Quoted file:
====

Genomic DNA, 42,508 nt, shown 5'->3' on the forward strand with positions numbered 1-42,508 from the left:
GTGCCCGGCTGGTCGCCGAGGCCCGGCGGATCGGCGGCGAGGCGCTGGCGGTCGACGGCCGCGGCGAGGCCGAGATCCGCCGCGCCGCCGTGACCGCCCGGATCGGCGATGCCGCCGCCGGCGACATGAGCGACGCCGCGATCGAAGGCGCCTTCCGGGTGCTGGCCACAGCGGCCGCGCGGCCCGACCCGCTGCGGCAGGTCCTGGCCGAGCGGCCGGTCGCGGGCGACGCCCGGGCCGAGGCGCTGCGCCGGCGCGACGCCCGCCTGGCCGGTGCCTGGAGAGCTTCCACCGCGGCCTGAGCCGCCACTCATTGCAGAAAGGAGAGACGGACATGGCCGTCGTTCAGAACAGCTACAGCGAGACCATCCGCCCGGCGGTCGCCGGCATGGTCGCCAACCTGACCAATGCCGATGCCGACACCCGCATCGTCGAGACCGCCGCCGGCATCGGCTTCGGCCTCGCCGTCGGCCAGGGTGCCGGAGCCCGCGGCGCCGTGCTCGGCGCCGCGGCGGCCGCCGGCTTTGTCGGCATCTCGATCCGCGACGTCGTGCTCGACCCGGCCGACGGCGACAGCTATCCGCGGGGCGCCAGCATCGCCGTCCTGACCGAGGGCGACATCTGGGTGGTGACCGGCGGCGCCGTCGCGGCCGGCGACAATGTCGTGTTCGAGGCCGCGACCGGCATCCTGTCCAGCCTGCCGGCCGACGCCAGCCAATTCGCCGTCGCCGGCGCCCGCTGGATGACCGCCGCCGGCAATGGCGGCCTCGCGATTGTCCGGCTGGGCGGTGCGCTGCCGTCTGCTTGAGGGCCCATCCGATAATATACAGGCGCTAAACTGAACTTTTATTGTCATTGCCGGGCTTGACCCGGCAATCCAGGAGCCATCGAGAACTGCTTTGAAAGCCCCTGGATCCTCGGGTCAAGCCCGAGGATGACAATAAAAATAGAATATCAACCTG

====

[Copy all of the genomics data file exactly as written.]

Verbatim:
Genomic DNA, 42,508 nt, shown 5'->3' on the forward strand with positions numbered 1-42,508 from the left:
GTGCCCGGCTGGTCGCCGAGGCCCGGCGGATCGGCGGCGAGGCGCTGGCGGTCGACGGCCGCGGCGAGGCCGAGATCCGCCGCGCCGCCGTGACCGCCCGGATCGGCGATGCCGCCGCCGGCGACATGAGCGACGCCGCGATCGAAGGCGCCTTCCGGGTGCTGGCCACAGCGGCCGCGCGGCCCGACCCGCTGCGGCAGGTCCTGGCCGAGCGGCCGGTCGCGGGCGACGCCCGGGCCGAGGCGCTGCGCCGGCGCGACGCCCGCCTGGCCGGTGCCTGGAGAGCTTCCACCGCGGCCTGAGCCGCCACTCATTGCAGAAAGGAGAGACGGACATGGCCGTCGTTCAGAACAGCTACAGCGAGACCATCCGCCCGGCGGTCGCCGGCATGGTCGCCAACCTGACCAATGCCGATGCCGACACCCGCATCGTCGAGACCGCCGCCGGCATCGGCTTCGGCCTCGCCGTCGGCCAGGGTGCCGGAGCCCGCGGCGCCGTGCTCGGCGCCGCGGCGGCCGCCGGCTTTGTCGGCATCTCGATCCGCGACGTCGTGCTCGACCCGGCCGACGGCGACAGCTATCCGCGGGGCGCCAGCATCGCCGTCCTGACCGAGGGCGACATCTGGGTGGTGACCGGCGGCGCCGTCGCGGCCGGCGACAATGTCGTGTTCGAGGCCGCGACCGGCATCCTGTCCAGCCTGCCGGCCGACGCCAGCCAATTCGCCGTCGCCGGCGCCCGCTGGATGACCGCCGCCGGCAATGGCGGCCTCGCGATTGTCCGGCTGGGCGGTGCGCTGCCGTCTGCTTGAGGGCCCATCCGATAATATACAGGCGCTAAACTGAACTTTTATTGTCATTGCCGGGCTTGACCCGGCAATCCAGGAGCCATCGAGAACTGCTTTGAAAGCCCCTGGATCCTCGGGTCAAGCCCGAGGATGACAATAAAAATAGAATATCAACCTG